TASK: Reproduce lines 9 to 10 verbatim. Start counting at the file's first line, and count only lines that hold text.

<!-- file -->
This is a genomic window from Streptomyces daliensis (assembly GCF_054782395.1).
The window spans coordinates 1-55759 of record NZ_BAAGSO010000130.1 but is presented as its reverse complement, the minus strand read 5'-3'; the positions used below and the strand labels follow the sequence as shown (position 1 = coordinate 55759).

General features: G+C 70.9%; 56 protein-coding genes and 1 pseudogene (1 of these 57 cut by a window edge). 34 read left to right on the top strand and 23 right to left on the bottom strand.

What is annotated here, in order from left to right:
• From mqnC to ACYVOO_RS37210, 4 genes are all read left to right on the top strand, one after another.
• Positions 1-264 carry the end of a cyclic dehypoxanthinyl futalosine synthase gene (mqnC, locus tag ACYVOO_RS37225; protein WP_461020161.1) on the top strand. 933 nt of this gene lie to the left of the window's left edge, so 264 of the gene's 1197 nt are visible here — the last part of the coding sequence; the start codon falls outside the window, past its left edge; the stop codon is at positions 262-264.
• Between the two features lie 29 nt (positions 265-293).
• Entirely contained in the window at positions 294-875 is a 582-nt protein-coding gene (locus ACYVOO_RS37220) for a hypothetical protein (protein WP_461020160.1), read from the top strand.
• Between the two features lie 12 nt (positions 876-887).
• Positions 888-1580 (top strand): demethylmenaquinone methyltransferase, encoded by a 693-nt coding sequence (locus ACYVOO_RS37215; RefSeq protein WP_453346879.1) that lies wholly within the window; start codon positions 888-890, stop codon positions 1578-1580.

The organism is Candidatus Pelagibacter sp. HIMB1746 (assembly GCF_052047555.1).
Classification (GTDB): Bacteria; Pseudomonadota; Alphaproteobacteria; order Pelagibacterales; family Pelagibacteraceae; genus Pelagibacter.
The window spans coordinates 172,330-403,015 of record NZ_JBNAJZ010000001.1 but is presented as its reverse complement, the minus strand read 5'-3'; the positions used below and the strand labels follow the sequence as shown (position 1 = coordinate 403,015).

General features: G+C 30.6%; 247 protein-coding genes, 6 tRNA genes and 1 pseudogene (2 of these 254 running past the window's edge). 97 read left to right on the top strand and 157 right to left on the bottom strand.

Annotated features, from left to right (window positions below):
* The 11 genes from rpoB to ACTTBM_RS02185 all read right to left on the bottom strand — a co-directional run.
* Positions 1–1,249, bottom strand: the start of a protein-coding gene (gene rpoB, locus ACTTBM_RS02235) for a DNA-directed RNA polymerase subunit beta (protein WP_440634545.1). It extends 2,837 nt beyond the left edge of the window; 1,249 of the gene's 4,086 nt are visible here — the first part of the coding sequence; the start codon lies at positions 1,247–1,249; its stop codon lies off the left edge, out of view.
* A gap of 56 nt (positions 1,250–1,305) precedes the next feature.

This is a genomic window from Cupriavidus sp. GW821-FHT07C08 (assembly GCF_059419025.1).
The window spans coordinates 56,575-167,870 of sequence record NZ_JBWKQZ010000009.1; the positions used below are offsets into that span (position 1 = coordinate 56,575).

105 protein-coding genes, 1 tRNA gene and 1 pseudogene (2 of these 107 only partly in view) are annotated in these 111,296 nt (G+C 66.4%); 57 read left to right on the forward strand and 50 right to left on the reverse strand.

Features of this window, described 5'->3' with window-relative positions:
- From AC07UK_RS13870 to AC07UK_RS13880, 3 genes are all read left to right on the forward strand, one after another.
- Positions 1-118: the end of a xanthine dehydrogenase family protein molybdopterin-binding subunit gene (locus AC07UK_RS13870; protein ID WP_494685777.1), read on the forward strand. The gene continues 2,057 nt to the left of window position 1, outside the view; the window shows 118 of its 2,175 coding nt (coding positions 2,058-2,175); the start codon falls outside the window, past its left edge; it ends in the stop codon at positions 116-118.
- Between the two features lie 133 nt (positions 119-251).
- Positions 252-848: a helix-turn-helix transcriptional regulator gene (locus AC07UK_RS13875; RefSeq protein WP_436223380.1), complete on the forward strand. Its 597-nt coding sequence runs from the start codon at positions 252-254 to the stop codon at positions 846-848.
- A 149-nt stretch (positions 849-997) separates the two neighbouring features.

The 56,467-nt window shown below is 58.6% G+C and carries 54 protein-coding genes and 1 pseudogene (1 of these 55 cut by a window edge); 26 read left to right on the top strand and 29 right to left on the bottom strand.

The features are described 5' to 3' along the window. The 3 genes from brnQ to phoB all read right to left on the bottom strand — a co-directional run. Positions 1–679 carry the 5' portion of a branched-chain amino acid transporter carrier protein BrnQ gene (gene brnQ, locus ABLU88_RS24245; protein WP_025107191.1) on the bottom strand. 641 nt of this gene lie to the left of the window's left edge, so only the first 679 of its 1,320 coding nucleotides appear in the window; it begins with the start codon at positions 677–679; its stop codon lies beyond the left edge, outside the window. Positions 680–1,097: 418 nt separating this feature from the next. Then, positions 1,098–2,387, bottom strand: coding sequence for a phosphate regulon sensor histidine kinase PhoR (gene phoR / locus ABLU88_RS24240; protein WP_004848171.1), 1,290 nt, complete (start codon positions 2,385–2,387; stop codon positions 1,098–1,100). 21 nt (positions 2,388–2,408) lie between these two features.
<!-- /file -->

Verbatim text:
• Between the two features lie 12 nt (positions 876-887).
• Positions 888-1580 (top strand): demethylmenaquinone methyltransferase, encoded by a 693-nt coding sequence (locus ACYVOO_RS37215; RefSeq protein WP_453346879.1) that lies wholly within the window; start codon positions 888-890, stop codon positions 1578-1580.